The Homogeneous Study of Transiting Systems (HoSTS) I. The Pilot Study of WASP-13
Y. Gómez Maqueo Chew, F. Faedi, P. Cargile, A. P. Doyle, L. Ghezzi, S. G. Sousa, S. C. C. Barros, L. Hebb, K. Cunha, S. C. Schuler, V. V. Smith, A. Collier Cameron, D. Pollacco, N. C. Santos, B. Smalley, Stassun K. G.
We present the fundamental stellar and planetary properties of the transiting planetary system WASP-13 within the framework of the Homogeneous Study of Transiting Systems (HoSTS). HoSTS aims to derive the fundamental stellar (Teff, [Fe/H], M★, R★) and planetary (Mpl, Rpl, Teq) physical properties of known transiting planets using a consistent methodology and homogeneous high-quality data set. Four spectral analysis techniques are independently applied to a Keck+HIRES spectrum of WASP-13 considering two distinct cases: unconstrained parameters and constrained log g from transit light curves. We check the derived stellar temperature against that from a different temperature diagnostic based on an INT+IDS Ha spectrum. The four unconstrained analyses render results that are in good agreement, and provide an improvement of 50% in the precision of Teff, and of 85% in [Fe/H] with respect to the WASP-13 discovery paper. The planetary parameters are then derived via the Monte Carlo Markov Chain modeling of the radial velocity and light curves, in iteration with stellar evolutionary models to derive realistic uncertainties. WASP-13 (1.187 ± 0.065 M☉; 1.574 ± 0.048 R☉) hosts a Saturn-mass, transiting planet (0.500 ± 0.037 MJup; 1.407 ± 0.052 RJup), and is at the end of its main-sequence lifetime (4-5.5 Gyr). Our analysis of WASP-13 showcases that both a detailed stellar characterization and transit modeling are necessary to well determine the fundamental properties of planetary systems, which are paramount in identifying and determining empirical relationships between transiting planets and their hosts.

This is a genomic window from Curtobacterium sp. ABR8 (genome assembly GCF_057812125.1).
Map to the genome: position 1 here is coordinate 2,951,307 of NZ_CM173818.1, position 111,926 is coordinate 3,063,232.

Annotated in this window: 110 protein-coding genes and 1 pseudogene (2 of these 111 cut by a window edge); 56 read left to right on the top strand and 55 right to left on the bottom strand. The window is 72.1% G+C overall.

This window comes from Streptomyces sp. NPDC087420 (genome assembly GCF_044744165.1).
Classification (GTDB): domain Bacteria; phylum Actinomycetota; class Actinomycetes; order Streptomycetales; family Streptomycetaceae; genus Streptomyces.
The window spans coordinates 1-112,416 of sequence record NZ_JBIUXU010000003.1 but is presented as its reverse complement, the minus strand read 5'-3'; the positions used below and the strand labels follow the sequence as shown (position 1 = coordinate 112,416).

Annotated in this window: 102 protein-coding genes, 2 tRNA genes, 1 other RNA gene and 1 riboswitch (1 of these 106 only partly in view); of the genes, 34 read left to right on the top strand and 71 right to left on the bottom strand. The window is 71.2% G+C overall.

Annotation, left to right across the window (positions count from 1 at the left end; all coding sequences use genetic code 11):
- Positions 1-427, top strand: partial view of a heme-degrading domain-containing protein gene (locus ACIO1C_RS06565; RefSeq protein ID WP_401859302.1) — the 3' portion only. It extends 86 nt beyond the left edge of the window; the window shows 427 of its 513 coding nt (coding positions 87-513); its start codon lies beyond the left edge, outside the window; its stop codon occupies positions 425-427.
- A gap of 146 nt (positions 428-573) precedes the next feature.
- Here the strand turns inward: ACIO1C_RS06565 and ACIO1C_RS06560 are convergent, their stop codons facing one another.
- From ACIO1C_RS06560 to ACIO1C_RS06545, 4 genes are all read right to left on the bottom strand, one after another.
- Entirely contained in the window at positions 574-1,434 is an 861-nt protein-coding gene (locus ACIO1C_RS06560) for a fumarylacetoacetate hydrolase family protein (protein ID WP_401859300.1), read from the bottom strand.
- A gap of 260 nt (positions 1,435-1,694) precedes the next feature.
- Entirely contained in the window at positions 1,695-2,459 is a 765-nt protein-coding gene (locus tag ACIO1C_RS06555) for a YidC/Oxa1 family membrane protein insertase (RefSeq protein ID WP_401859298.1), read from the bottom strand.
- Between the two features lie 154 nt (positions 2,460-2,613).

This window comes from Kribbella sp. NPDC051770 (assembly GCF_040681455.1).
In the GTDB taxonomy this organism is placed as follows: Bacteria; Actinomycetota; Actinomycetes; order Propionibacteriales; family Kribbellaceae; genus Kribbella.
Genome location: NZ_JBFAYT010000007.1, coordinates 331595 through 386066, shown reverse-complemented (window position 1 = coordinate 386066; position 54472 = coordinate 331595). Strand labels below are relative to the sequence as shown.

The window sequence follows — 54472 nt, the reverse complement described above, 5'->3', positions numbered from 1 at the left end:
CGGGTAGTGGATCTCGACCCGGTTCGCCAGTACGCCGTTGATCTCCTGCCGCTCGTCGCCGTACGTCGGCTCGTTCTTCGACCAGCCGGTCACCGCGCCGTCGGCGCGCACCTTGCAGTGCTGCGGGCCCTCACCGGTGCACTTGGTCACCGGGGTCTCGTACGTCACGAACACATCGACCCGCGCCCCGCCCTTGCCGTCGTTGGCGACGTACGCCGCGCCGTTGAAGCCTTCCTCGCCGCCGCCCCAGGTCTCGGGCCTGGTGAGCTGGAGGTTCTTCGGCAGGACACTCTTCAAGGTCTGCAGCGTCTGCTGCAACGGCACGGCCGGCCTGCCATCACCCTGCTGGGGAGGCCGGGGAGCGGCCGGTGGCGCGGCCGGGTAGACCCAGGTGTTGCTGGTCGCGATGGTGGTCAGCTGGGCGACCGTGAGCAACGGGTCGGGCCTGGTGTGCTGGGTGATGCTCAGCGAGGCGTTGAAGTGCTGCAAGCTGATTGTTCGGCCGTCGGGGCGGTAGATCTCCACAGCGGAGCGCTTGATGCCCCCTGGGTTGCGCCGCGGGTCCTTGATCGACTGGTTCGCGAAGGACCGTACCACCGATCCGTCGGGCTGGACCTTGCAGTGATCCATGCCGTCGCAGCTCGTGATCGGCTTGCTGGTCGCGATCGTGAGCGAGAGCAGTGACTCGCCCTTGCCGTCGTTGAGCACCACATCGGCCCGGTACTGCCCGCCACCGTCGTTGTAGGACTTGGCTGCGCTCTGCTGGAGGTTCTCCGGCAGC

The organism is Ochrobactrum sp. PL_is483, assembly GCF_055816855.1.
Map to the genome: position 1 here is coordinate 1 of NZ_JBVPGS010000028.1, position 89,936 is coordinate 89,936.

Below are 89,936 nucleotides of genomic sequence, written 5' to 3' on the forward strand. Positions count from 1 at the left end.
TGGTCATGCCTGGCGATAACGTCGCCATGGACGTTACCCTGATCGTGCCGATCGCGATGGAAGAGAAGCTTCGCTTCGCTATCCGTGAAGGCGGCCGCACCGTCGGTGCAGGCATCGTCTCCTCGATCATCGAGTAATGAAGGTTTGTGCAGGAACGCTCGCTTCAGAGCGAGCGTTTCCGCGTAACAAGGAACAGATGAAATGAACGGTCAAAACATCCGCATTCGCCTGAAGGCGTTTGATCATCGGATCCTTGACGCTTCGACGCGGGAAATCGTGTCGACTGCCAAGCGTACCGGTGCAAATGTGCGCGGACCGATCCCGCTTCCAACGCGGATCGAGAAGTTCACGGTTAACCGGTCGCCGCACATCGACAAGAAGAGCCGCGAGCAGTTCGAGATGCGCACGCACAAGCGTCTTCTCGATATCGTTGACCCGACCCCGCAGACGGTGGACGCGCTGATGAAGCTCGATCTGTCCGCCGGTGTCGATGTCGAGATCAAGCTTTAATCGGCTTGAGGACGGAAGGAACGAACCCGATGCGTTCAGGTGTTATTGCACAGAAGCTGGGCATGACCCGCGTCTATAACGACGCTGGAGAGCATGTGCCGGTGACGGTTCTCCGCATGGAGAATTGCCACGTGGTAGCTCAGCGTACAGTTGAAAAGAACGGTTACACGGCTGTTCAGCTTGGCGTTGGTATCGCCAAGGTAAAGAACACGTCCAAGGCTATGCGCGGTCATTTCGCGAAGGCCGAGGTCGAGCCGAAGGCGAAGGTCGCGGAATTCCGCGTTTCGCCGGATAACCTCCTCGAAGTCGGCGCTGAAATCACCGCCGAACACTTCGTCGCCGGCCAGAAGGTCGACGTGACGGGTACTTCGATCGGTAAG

planetary systems - stars: fundamental parameters - stars: individual: WASP-13 - techniques: photometric - techniques: spectroscopic
The Astrophysical Journal
Volume 768, Page 79_1
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